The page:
A Primer for MWO Players
This primer is intended for players of MechWarrior Online (MWO) who want to try playing MechWarrior: Living Legends (MWLL). It will explore the differences between MWO and MWLL, from touching on each games' particular design elements to the finer mechanics of how some BattleTech concepts are handled, as while each game may seem similar to one another on the surface, there are many fundamental differences between the two.
Overcoming these differences can be confusing and frustrating for new MWLL players whose previous MechWarrior experience is grounded in MWO. As a result, this page was created to help you learn what to expect when playing MWLL, compared to the behaviour of game elements you are used to from MWO.
Please note that this primer is NOT meant to demonstrate one game as being better than the other -- it is solely a tool to aid MWO players in becoming more accustomed to MWLL's mechanics.
Game Design Differences
There are a number of basic game design choices that both MWO and MWLL have chosen to handle quite differently and are easily the most noticeable things you will come across.
The first and perhaps foremost is that MWLL does not feature a Mechlab function. Originally, a Mechlab functionality of some sort was planned for MWLL, however attempting to implement a Mechlab properly and seamlessly into the game's framework at the time proved to be impossible for the original development team. Over time, the lack of a Mechlab became more of a feature rather than a drawback or problem with the game.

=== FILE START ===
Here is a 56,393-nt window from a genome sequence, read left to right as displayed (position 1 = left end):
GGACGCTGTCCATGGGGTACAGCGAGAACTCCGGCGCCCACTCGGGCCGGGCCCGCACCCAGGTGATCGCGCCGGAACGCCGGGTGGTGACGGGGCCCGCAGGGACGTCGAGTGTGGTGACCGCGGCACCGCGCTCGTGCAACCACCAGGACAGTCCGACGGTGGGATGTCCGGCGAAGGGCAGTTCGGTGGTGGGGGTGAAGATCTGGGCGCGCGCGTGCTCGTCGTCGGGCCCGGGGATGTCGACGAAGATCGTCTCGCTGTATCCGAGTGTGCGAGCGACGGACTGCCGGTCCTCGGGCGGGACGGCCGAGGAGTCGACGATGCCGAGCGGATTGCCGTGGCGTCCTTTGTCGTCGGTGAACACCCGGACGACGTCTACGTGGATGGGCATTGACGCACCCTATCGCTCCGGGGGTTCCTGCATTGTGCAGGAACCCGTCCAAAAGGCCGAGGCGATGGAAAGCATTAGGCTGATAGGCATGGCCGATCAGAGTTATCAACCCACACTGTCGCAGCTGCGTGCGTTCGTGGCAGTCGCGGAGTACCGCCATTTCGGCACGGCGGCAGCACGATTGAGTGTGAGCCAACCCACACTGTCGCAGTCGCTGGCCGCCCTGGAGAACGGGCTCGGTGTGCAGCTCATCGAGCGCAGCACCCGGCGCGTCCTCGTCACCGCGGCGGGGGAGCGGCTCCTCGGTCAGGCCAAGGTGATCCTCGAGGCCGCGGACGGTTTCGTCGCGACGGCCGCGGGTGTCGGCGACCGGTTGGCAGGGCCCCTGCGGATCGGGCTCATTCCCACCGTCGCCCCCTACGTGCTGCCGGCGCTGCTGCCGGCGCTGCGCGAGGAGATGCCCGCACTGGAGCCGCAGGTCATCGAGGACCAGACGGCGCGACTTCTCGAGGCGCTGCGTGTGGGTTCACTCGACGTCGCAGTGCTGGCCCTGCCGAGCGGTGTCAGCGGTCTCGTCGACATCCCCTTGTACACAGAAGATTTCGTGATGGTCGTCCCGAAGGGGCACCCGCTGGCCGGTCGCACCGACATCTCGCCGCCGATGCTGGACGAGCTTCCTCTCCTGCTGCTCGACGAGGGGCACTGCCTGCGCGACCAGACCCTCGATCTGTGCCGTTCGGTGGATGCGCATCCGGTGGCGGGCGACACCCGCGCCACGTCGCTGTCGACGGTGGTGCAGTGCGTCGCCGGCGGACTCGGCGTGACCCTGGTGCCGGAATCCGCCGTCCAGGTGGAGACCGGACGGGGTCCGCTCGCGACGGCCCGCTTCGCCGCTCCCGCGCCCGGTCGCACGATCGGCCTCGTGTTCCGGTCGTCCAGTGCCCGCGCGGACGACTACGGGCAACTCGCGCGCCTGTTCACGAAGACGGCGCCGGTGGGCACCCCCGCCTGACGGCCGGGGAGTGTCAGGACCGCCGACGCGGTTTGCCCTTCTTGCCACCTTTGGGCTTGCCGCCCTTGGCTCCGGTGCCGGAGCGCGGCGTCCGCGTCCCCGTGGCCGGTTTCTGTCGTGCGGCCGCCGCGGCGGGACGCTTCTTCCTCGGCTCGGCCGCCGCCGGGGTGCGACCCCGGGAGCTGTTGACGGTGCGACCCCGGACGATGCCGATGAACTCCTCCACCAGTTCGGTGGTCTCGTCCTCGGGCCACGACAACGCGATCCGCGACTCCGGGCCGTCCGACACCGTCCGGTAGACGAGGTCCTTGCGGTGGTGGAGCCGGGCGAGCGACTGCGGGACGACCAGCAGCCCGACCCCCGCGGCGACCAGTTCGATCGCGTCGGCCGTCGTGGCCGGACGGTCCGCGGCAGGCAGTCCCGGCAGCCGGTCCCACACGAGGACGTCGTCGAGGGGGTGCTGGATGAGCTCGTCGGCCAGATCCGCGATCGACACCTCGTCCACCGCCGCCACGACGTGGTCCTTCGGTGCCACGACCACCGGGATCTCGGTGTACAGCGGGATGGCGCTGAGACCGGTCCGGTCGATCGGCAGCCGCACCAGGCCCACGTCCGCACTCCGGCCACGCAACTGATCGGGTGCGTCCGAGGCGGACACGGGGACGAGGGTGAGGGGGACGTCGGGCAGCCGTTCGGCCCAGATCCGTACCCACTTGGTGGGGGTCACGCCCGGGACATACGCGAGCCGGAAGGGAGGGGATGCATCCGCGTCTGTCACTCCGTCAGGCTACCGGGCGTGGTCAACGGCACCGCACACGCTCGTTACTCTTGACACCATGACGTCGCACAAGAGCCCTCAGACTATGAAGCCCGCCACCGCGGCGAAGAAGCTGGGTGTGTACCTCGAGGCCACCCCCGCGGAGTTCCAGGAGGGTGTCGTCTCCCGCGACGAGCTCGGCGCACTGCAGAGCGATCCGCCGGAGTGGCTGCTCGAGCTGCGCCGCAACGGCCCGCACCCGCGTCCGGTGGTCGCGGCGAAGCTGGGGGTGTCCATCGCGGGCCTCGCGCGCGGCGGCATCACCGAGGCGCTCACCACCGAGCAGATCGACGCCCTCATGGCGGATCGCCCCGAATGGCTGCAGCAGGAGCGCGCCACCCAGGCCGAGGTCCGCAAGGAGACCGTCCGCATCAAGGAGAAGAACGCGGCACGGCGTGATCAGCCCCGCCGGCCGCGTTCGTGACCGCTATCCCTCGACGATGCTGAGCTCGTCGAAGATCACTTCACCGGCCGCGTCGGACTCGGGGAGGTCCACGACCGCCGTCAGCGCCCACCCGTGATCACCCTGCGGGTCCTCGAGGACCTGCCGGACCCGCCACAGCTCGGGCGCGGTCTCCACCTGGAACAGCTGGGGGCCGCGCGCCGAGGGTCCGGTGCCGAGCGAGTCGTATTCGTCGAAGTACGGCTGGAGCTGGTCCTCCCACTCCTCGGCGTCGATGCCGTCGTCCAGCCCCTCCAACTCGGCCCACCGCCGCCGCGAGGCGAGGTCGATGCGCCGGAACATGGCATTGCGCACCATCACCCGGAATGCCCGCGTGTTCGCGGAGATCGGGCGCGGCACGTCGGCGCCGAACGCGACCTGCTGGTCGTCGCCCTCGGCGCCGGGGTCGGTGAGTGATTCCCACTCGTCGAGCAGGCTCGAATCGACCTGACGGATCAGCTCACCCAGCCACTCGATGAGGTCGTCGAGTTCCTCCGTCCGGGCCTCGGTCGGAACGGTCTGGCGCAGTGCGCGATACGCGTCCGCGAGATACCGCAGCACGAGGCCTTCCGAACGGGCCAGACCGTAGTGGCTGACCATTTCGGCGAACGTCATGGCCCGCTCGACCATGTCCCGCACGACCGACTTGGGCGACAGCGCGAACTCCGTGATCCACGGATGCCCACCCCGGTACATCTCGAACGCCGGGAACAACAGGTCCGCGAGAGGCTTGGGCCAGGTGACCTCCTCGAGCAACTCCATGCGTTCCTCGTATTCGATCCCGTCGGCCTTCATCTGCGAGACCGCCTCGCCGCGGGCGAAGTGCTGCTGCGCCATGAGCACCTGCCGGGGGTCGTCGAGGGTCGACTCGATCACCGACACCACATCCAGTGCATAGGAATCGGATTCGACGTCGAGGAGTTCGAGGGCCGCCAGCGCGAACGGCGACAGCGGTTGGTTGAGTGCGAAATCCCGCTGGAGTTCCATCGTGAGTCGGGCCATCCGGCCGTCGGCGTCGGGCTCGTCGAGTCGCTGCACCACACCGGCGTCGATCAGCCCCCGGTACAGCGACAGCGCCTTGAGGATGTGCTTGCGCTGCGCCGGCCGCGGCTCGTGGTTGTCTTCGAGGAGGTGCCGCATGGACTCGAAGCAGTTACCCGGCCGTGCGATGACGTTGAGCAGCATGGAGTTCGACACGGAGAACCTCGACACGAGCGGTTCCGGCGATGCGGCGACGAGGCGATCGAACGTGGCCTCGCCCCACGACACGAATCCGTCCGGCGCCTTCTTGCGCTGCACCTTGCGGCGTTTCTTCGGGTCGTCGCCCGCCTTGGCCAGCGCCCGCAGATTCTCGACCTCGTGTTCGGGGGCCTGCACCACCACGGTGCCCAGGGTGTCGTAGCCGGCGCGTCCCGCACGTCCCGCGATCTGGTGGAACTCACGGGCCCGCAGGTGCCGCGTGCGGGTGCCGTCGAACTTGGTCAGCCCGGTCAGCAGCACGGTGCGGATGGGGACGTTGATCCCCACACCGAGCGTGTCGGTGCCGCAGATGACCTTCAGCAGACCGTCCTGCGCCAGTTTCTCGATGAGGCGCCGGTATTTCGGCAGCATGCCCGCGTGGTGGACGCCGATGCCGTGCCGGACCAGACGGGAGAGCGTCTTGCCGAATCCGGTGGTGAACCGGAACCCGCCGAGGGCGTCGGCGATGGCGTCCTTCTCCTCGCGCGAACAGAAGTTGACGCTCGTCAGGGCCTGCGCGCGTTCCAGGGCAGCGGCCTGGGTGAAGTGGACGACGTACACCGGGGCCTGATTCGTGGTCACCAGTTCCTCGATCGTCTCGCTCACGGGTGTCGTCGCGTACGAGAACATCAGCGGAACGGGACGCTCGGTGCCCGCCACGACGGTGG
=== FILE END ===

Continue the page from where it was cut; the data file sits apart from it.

In comparison, MWO was designed from the ground-up around having a working Mechlab from the beginning in order to deliver an experience that closely mirrored older Mechwarrior titles such as MechWarrior 2, which followed the Classic BattleTech (CBT) system of critical slots, while also borrowing elements from MechWarrior 4 in each location or component having a fixed limit of how many and what types of weapons can be fitted to certain locations.
MWLL's gameplay is based off of the Battlefield series of games and lets players control a wide range of vehicles (referred to as assets) found in the BattleTech universe that include Battle Armor, Tanks, Aerospace Fighters, VTOLs and of course, Mechs where teamwork and combined-arms strategies are encouraged. The most popular game-type is Terrain Control, where players capture strategic locations and hold them to deprive the other team of tickets. It is similar to the Conquest game mode in MWO, except with the inclusion of repair bays and forward 'Mech factories, these bases take on much more significance than you may be used to. Capturing a base with a 'Mech bay can be crucial in securing victory on some maps as it forces the other team to respawn at their main base and spend time walking to the front lines.